LinuxInsider has often proved to be far more accurate when it comes to the technical details,and I am often amazed at the incredible levels of intelligence and insight shown by its readership, some of whom demonstrate a knowledge of Linux and Operating systems far in advance of anyone I have ever met, even in the IS department of major corporations. For this reason, I feel I should contribute my 2c to the debate about the future direction of Linux and the whole Open Source movement in general.
    I feel I can do my bit for the Open Source community by offering (free of charge) some of my hard-earned knowledge straight from the bloody trenches at the front-line of tech-Marketing. Normally I would be paid over $4000/day for my perspective, but Slashdot – this one’s on me. You people can think of it as my small and unworthy attempt to "give something back" to the Community.
    Why Linux/Open Source has an image problem in major US Corporations and what the community can do about it. Like any movment, political or religious, Open Source/Linux has its Leaders, High priests and Gurus. These high profile individuals represent the public face of the organization. Like it or not, these people are associated with the product in the eyes of the buying public. One of the first things the Linux movement must do in order to gain acceptence by middle-America and Joe-and-Jean Sixpack and their 2.4 kids, is to develop what we in the Marketing profession call a "Happy Face".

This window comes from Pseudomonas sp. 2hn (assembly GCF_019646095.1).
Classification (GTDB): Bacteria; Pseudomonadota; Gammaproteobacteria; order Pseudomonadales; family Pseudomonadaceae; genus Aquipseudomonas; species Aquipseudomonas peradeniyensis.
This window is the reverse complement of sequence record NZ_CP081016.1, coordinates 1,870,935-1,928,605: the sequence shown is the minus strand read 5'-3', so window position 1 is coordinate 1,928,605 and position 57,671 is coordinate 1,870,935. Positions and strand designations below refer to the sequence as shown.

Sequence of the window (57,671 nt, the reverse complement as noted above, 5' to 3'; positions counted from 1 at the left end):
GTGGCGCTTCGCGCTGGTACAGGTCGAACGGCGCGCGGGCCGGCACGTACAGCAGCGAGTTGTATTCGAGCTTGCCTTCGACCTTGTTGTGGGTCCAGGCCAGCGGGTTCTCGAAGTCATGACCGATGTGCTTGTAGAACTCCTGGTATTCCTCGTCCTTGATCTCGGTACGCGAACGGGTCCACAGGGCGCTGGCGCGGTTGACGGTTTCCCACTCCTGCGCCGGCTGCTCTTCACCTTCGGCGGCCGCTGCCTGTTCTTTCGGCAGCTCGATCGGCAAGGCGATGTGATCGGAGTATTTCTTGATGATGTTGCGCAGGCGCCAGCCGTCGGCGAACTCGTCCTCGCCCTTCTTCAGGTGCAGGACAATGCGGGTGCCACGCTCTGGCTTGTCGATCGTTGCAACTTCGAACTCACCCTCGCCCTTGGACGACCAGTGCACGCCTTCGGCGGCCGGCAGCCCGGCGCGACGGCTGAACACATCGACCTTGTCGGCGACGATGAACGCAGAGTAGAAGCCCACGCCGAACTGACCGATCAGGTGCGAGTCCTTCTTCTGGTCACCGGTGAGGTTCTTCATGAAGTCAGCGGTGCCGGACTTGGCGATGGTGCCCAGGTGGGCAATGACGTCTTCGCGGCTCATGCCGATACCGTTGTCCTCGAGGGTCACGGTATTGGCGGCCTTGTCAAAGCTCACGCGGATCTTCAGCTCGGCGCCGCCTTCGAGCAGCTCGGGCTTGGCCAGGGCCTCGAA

When Joe Sixpack drives past a McDonald’s, he associates it with the smiling face of Ronald McDonald the clown,and quality food served quickly. When he is choosing a collect-call company, the smiling face of Al Bundy (of TV’s Married with Children) springs to mind, and when he thinks of fried chicken in large capacity bucket-like containers, it is the image of the happy-go-lucky avuncular Colonel with his associations of good old Southern hospitality that sticks in his memory. (In marketing terms this is known as a "positive association".
    Because the image puts the consumer into a "buying-receptive" mental state).
    Linux/Open Source lacks any kind of "Happy Face". Now this in itself is not a problem, were it not for the fact that Linux has several extremely high-profile advocates who are the exact opposite of "Happy Faces" in that they invite negative associations into the consumers head and put him/her into a state known by Marketers as "passive-aggressive sales-message rejection"
    (In layman’s terms they don’t want to buy the product).